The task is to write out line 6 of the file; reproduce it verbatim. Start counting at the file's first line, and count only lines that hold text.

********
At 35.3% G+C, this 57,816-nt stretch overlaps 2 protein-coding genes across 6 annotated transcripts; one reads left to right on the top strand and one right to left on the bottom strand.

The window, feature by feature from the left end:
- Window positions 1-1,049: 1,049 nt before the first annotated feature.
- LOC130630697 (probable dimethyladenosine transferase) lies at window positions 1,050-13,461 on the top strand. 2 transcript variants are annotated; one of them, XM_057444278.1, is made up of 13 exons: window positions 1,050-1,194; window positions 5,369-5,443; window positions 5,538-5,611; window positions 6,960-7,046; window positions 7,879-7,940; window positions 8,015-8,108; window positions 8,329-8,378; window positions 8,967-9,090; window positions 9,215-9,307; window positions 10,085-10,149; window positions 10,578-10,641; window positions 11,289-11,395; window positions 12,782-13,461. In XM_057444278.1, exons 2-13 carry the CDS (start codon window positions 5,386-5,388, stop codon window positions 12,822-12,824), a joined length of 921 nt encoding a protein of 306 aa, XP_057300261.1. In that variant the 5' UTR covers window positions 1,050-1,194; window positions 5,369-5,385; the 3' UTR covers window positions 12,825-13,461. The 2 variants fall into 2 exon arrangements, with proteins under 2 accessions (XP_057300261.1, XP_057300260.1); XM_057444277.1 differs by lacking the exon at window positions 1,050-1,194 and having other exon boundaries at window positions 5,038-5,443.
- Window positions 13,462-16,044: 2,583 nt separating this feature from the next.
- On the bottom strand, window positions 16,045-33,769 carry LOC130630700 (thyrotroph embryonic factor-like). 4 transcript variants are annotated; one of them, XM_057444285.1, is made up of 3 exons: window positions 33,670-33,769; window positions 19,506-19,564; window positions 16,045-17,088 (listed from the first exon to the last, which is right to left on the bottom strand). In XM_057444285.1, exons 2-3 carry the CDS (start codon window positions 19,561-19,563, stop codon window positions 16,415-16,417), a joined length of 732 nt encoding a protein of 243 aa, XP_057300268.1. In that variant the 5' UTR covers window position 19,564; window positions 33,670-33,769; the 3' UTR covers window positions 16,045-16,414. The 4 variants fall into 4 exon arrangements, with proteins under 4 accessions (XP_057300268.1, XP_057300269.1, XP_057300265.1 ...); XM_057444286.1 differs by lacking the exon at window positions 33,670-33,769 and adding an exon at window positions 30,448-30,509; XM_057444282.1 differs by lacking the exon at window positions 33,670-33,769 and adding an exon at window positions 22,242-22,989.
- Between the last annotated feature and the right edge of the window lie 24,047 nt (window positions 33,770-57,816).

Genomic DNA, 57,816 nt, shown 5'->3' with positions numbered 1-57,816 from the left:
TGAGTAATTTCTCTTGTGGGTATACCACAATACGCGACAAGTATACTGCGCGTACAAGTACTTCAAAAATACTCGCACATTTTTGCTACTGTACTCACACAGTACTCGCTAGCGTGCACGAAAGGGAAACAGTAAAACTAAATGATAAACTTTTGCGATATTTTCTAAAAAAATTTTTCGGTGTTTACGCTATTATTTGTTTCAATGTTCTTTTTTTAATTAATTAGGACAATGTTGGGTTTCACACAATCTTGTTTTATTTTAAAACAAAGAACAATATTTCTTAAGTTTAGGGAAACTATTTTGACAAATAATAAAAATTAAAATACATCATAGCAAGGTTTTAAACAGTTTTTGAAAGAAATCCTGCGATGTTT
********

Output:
- On the bottom strand, window positions 16,045-33,769 carry LOC130630700 (thyrotroph embryonic factor-like). 4 transcript variants are annotated; one of them, XM_057444285.1, is made up of 3 exons: window positions 33,670-33,769; window positions 19,506-19,564; window positions 16,045-17,088 (listed from the first exon to the last, which is right to left on the bottom strand). In XM_057444285.1, exons 2-3 carry the CDS (start codon window positions 19,561-19,563, stop codon window positions 16,415-16,417), a joined length of 732 nt encoding a protein of 243 aa, XP_057300268.1. In that variant the 5' UTR covers window position 19,564; window positions 33,670-33,769; the 3' UTR covers window positions 16,045-16,414. The 4 variants fall into 4 exon arrangements, with proteins under 4 accessions (XP_057300268.1, XP_057300269.1, XP_057300265.1 ...); XM_057444286.1 differs by lacking the exon at window positions 33,670-33,769 and adding an exon at window positions 30,448-30,509; XM_057444282.1 differs by lacking the exon at window positions 33,670-33,769 and adding an exon at window positions 22,242-22,989.